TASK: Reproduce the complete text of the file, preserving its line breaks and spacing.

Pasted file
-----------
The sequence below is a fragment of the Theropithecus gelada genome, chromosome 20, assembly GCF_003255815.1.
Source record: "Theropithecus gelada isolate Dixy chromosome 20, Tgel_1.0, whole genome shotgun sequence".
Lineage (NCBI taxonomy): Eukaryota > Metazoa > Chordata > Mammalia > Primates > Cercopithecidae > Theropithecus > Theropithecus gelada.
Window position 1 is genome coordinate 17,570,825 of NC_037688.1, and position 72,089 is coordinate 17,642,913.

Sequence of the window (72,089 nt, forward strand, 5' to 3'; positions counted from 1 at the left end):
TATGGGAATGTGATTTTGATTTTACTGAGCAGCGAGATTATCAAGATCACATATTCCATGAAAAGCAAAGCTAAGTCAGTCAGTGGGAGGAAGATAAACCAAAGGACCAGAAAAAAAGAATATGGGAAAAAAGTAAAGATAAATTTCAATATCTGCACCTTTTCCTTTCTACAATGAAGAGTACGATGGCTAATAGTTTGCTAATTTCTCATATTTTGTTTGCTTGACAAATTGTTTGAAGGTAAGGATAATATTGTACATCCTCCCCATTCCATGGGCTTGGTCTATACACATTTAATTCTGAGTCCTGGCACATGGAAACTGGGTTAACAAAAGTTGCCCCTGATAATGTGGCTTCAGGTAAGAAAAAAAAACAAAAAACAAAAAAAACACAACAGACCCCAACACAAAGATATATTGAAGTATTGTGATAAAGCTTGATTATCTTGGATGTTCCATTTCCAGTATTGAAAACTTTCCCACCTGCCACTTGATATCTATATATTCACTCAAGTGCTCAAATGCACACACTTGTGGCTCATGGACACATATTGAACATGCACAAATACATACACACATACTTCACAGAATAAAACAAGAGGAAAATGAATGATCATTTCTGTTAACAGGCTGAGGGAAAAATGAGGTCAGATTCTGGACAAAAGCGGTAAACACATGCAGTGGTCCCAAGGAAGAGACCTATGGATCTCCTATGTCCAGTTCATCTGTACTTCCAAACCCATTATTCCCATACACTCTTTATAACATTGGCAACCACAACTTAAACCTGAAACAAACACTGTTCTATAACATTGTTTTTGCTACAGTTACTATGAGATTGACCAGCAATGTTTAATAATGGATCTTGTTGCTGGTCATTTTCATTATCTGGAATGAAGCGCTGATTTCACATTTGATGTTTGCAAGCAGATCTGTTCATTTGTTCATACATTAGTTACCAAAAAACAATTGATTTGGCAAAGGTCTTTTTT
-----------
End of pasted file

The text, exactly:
The sequence below is a fragment of the Theropithecus gelada genome, chromosome 20, assembly GCF_003255815.1.
Source record: "Theropithecus gelada isolate Dixy chromosome 20, Tgel_1.0, whole genome shotgun sequence".
Lineage (NCBI taxonomy): Eukaryota > Metazoa > Chordata > Mammalia > Primates > Cercopithecidae > Theropithecus > Theropithecus gelada.
Window position 1 is genome coordinate 17,570,825 of NC_037688.1, and position 72,089 is coordinate 17,642,913.

Sequence of the window (72,089 nt, forward strand, 5' to 3'; positions counted from 1 at the left end):
TATGGGAATGTGATTTTGATTTTACTGAGCAGCGAGATTATCAAGATCACATATTCCATGAAAAGCAAAGCTAAGTCAGTCAGTGGGAGGAAGATAAACCAAAGGACCAGAAAAAAAGAATATGGGAAAAAAGTAAAGATAAATTTCAATATCTGCACCTTTTCCTTTCTACAATGAAGAGTACGATGGCTAATAGTTTGCTAATTTCTCATATTTTGTTTGCTTGACAAATTGTTTGAAGGTAAGGATAATATTGTACATCCTCCCCATTCCATGGGCTTGGTCTATACACATTTAATTCTGAGTCCTGGCACATGGAAACTGGGTTAACAAAAGTTGCCCCTGATAATGTGGCTTCAGGTAAGAAAAAAAAACAAAAAACAAAAAAAACACAACAGACCCCAACACAAAGATATATTGAAGTATTGTGATAAAGCTTGATTATCTTGGATGTTCCATTTCCAGTATTGAAAACTTTCCCACCTGCCACTTGATATCTATATATTCACTCAAGTGCTCAAATGCACACACTTGTGGCTCATGGACACATATTGAACATGCACAAATACATACACACATACTTCACAGAATAAAACAAGAGGAAAATGAATGATCATTTCTGTTAACAGGCTGAGGGAAAAATGAGGTCAGATTCTGGACAAAAGCGGTAAACACATGCAGTGGTCCCAAGGAAGAGACCTATGGATCTCCTATGTCCAGTTCATCTGTACTTCCAAACCCATTATTCCCATACACTCTTTATAACATTGGCAACCACAACTTAAACCTGAAACAAACACTGTTCTATAACATTGTTTTTGCTACAGTTACTATGAGATTGACCAGCAATGTTTAATAATGGATCTTGTTGCTGGTCATTTTCATTATCTGGAATGAAGCGCTGATTTCACATTTGATGTTTGCAAGCAGATCTGTTCATTTGTTCATACATTAGTTACCAAAAAACAATTGATTTGGCAAAGGTCTTTTTT